Pet Sitting Business 101

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Book discount

Posted on May 6, 2019 at 8:40 AM Comments comments (1)

Is your Mom interested in getting into pet sitting? The book "So, you want to be a pet sitter? How to set up your own pet sitting/dog walking business" would make a nice gift. Get 25% off when you order it from ebookit book store, type in promo code: "springdiscount". Available in pdf to read on your computer or in epub to read on iPad, Nook and Kindle. To order click

Grow your business with online reviews

Posted on March 21, 2019 at 4:05 PM Comments comments (0)

One way to help grow your business is to ask satisfied clients to give you a review. When searching for businesses to use many people look online and read the reviews of potential businesses. They not only look for positive reviews but also how many reviews you have, they may choose a business with more positive reviews and even ignore your business if you don't have any reviews. Some sites that people use to look for reviews are Yelp, Angies List, your Google business listing and your Facebook page. You can asks clients right after the service or make up cards to leave behind with links to your business listings where they can leave a review. This is an informative article on growing your business with reviews, it is geared to boarding but can be applied to any pet service business:

Very cold days- when to shorten walks

Posted on January 24, 2019 at 7:50 AM Comments comments (0)

With some very cold weather this winter you have to decide how long your dog walks will be. I base this on each dog, some don't mind the cold and some do, it also depends on whether there is ice and salt on the road that can get stuck in their paws. Once it gets below 20 degrees I start to think about shortening walks, for most dogs it's around 15 degrees I will shorten the walk and spend the rest of time giving attention/playing with them in the house. When it hits single digits I just stay out long enough for them to pee and poop (although not all poop). This is for the safety of the dogs but also for us. I tend to layer on very cold days and living in the Northeast I am used to the cold but some walks have high wind and that can bite right through the layers so you want to be careful. The other key is coffee, I know all the convenience stores on my route. (Insert your preferred hot beverage if you don't like coffee).


Posted on January 10, 2019 at 8:00 AM Comments comments (0)

This past year I transitioned my business model by aquiring a colleagues dog walking business and selling my vacation clients. I went from pet sitting to just dog walking and boarding. My business name, Pet Sitters Plus, did not reflect my new business model. I decided to rebrand my business and change my business name, also because people who where looking for a dog walker would more likely pick someone who specializes in dogs. I wanted to use Walk N' Dogs. The first step was to see if a name I liked was available in my state so I went on the Department of States website for NY,, and looked up how to search if a new name is available. All I had to do was print the form, fill it out and mail it in with $5.00. Once they said the name was availalbe then I had to file a Certificate of Amendment with $60. Make sure to fill in your old business name exactly or they will reject the request because you forgot a comma or space, yes they are that picky. They also said the computer was thinking Walk N' Dogs was too similar to Walking Dogs so they suggesting taking the apostrophy out, which I did and it was approved. The approval takes several weeks.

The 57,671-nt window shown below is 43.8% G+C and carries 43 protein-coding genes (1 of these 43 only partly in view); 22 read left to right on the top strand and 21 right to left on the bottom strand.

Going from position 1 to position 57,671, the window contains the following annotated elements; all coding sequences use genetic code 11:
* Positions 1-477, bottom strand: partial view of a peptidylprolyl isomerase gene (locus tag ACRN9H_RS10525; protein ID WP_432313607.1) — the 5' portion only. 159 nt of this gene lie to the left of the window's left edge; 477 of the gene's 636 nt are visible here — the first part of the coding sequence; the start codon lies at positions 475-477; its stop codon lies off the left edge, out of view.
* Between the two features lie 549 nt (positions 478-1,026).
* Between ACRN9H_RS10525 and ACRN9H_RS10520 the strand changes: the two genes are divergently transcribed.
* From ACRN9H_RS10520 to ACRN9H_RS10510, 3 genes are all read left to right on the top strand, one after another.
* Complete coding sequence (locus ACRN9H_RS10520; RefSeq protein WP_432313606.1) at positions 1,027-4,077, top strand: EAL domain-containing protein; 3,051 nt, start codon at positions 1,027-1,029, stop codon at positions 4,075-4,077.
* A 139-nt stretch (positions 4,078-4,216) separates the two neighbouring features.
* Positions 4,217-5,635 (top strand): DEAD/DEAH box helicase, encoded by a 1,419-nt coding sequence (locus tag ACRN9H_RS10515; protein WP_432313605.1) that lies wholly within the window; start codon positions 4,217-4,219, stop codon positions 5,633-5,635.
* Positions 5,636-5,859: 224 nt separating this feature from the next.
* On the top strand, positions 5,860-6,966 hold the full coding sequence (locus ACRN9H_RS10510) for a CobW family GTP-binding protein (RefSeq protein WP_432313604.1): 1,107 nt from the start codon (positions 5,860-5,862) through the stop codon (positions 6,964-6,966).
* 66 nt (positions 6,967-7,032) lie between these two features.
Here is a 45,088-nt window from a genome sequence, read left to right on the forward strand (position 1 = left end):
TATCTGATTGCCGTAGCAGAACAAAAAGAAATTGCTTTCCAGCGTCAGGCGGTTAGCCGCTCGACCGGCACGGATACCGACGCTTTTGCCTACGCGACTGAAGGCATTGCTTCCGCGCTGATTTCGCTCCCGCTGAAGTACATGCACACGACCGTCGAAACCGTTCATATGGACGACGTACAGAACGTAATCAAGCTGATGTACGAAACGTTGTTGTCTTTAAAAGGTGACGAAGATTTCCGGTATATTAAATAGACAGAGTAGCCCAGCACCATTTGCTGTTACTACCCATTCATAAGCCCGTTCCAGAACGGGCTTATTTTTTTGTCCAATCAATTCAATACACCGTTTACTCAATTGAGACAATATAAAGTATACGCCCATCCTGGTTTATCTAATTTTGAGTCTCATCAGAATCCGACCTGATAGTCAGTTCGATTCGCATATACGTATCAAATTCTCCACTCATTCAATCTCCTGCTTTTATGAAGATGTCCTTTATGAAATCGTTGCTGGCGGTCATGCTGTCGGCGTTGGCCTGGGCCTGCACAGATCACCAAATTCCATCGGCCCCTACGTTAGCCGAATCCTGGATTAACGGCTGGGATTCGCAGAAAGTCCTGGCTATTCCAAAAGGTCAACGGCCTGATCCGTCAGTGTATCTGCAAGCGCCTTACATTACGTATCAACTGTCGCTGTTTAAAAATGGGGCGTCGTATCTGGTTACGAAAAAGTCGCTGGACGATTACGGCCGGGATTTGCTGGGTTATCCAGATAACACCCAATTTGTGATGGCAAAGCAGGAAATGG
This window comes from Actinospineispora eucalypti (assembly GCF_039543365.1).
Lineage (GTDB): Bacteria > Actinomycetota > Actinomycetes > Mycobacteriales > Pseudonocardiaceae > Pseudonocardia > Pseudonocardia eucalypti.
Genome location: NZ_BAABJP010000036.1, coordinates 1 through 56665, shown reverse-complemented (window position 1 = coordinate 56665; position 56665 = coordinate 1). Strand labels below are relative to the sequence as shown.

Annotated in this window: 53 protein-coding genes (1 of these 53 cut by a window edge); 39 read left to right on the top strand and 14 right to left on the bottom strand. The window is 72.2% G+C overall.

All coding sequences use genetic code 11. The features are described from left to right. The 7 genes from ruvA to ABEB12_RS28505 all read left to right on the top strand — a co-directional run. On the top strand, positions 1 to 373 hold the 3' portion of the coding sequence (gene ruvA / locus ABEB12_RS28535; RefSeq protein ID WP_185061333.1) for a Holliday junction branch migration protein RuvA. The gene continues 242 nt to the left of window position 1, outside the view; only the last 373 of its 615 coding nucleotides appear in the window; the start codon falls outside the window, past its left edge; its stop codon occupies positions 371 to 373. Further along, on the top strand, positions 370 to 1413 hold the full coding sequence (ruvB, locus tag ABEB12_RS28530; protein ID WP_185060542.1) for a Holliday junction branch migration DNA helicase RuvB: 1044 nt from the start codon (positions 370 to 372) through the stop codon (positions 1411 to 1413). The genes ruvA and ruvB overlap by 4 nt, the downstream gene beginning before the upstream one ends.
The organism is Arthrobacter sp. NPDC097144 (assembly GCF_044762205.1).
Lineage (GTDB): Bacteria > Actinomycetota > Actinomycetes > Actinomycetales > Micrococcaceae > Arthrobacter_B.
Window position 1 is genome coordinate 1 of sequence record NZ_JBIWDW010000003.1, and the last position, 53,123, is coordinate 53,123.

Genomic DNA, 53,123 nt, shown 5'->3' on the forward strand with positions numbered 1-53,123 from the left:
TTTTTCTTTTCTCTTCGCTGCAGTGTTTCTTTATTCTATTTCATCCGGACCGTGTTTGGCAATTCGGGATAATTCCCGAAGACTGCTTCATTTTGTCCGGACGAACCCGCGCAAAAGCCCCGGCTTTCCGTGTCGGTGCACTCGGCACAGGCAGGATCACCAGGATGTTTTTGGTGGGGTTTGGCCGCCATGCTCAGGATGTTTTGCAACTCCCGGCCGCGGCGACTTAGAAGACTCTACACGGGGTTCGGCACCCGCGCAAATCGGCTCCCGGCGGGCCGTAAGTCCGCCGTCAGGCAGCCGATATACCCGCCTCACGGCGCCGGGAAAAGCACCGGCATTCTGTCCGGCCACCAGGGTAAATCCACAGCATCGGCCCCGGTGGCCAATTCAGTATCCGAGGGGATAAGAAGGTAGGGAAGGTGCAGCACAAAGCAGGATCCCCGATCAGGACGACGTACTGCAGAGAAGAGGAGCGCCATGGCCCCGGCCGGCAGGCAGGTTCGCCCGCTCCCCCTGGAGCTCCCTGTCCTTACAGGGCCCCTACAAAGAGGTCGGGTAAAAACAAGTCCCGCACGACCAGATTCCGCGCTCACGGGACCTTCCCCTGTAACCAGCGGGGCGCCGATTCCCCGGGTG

Here is a great resource for doing a name change and also for those who want to start an LLC,, if you go to the home page you can pick your own state. While you are waiting for the name change to be approved start making a list of everyone that needs to know about your name change like banks, payroll company, everything online (my old email address was tied to all my user ID's). Start checking for a new domain name for your website. Unfortunately someone already took so I went with which was available. Once you have the new domain name you need to have it attached to your website (check with the domain provider and your website company on how to do that). Keep your old domain name, depending on how much longer it is active so that it will redirtect to the new name for those clients who may forget you changed the name (make sure to email all your clients about the change). Then set up a new email address based on the domain name i.e. Now comes the daunting task of changing the new email everywhere online, for me as I mentioned it was my user ID so I had to change it for my pet sitting softeware, website builder, credit card processing company, online banking, paypal, Vista Print (I ordered new business cards), the Nextdoor site, the free online calendar I use for my boarding to show availability: Brolmo, and finally Facebook. Face book originally rejected my request to change the name of my page because it did not match my services but I appealed and they said that if I submit proof of the name change, which I did, they would approve it.

If you use a logo for your business part of rebranding could include getting a new logo. My old logo was a nice picture I took of a cat licking a dog sitting on a couch. Since I don't sit cats anymore I wanted a logo that fit my new business model and I went to an online company and hired one of their artists to design a new logo for me, it only cost $50 and came out nice. I put that on my facebook page, website and new business cards. If you go to my facebook page you can view my new logo.

Working with skitish dogs

Posted on December 3, 2018 at 9:10 PM Comments comments (0)